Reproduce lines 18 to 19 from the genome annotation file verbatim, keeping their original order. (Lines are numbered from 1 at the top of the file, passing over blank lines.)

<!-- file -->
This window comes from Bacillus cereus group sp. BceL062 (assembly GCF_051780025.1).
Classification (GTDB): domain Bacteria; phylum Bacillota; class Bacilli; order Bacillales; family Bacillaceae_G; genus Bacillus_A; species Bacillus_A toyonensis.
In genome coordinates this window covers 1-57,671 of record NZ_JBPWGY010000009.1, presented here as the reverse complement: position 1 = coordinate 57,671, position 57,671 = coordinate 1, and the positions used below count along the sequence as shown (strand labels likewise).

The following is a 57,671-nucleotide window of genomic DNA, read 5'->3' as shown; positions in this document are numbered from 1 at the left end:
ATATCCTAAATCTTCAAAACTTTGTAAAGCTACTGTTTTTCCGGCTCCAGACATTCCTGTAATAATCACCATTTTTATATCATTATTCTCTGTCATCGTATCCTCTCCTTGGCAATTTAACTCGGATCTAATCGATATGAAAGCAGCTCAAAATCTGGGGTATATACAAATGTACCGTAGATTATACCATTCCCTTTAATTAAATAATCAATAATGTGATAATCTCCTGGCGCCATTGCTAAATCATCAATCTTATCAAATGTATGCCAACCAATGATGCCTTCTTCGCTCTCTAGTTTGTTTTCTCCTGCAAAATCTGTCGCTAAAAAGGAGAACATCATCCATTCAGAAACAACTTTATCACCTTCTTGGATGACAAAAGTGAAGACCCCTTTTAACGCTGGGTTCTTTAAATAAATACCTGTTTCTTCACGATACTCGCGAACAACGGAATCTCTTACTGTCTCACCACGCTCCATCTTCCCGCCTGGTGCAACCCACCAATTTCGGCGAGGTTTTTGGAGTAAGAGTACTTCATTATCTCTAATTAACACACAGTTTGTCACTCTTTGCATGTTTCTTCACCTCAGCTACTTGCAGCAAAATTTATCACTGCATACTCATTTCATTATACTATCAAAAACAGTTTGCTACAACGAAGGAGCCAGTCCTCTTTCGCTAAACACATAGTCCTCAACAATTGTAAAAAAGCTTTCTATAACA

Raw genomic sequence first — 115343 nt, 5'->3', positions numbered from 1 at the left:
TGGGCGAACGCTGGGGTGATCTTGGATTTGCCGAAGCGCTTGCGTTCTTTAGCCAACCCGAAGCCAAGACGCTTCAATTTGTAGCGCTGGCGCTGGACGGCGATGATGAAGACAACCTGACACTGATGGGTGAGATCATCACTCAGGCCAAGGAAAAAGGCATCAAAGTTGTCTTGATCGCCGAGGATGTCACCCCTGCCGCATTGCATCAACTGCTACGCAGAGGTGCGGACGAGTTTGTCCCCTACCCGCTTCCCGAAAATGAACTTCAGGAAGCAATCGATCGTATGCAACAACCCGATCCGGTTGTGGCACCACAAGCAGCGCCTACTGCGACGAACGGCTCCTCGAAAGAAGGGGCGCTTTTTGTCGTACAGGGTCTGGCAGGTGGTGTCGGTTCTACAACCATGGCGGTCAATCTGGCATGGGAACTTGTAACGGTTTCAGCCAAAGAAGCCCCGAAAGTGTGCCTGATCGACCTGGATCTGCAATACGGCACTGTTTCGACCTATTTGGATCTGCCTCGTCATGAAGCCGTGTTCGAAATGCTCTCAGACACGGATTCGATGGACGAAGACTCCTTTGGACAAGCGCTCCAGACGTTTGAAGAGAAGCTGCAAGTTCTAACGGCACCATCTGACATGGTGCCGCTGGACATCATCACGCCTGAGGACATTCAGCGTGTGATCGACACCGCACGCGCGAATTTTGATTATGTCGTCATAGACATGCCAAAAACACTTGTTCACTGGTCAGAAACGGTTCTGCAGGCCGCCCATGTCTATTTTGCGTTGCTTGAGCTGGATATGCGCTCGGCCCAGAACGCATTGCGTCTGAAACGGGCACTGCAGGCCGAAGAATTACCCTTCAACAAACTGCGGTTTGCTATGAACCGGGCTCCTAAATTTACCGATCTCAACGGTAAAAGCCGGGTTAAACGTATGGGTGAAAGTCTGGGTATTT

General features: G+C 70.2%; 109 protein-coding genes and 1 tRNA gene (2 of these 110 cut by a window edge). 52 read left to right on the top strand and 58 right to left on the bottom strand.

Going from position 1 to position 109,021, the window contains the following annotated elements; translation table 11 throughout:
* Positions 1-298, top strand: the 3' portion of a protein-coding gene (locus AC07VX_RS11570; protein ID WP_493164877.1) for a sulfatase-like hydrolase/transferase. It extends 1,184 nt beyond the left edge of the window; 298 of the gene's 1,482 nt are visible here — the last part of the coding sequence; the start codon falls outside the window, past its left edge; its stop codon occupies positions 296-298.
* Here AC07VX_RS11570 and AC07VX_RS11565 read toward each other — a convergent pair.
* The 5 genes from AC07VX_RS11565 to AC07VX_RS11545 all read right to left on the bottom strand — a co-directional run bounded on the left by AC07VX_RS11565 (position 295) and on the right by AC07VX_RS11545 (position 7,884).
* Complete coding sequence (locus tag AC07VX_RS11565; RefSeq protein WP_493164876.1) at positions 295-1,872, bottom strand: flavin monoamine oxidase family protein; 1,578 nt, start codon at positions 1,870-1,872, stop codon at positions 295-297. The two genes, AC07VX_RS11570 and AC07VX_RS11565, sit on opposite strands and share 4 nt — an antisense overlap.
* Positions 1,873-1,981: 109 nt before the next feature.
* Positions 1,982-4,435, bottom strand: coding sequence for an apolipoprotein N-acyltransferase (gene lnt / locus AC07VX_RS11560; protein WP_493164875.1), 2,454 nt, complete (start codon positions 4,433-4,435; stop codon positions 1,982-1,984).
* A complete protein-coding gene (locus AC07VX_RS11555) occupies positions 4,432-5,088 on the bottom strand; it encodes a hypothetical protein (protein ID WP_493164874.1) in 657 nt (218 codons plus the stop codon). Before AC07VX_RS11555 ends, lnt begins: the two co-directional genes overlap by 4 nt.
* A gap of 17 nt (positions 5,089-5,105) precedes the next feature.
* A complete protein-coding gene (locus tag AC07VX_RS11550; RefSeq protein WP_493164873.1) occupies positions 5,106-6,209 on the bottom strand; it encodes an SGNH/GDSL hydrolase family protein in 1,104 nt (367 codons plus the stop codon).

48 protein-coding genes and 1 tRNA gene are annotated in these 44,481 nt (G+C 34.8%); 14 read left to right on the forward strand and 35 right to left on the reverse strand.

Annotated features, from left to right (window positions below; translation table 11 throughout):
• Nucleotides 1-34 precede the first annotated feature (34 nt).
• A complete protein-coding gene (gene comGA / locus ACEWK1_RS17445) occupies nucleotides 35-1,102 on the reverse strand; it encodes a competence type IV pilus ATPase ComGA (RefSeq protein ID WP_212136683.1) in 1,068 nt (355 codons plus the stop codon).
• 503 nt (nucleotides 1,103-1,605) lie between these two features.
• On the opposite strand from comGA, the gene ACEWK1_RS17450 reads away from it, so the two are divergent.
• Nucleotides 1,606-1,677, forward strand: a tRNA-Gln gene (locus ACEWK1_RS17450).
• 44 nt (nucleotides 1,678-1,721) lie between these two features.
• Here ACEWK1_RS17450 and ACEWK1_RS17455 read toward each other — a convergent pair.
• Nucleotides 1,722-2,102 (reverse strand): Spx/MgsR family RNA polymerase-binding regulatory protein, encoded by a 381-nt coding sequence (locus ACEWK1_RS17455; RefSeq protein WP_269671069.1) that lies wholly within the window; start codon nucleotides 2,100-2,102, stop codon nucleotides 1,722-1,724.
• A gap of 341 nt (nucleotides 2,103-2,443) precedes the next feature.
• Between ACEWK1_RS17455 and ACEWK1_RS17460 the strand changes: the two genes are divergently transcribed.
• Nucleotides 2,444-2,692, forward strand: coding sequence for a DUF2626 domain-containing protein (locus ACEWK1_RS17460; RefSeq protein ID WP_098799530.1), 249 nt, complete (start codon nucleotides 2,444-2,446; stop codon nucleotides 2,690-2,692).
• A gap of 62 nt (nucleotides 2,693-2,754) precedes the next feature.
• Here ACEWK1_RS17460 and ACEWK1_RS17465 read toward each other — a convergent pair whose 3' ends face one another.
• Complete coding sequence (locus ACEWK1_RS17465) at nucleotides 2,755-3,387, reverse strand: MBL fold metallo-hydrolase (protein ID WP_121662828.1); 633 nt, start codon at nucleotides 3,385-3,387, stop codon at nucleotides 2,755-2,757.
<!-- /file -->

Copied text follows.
* A complete protein-coding gene (locus tag AC07VX_RS11550; RefSeq protein WP_493164873.1) occupies positions 5,106-6,209 on the bottom strand; it encodes an SGNH/GDSL hydrolase family protein in 1,104 nt (367 codons plus the stop codon).

48 protein-coding genes and 1 tRNA gene are annotated in these 44,481 nt (G+C 34.8%); 14 read left to right on the forward strand and 35 right to left on the reverse strand.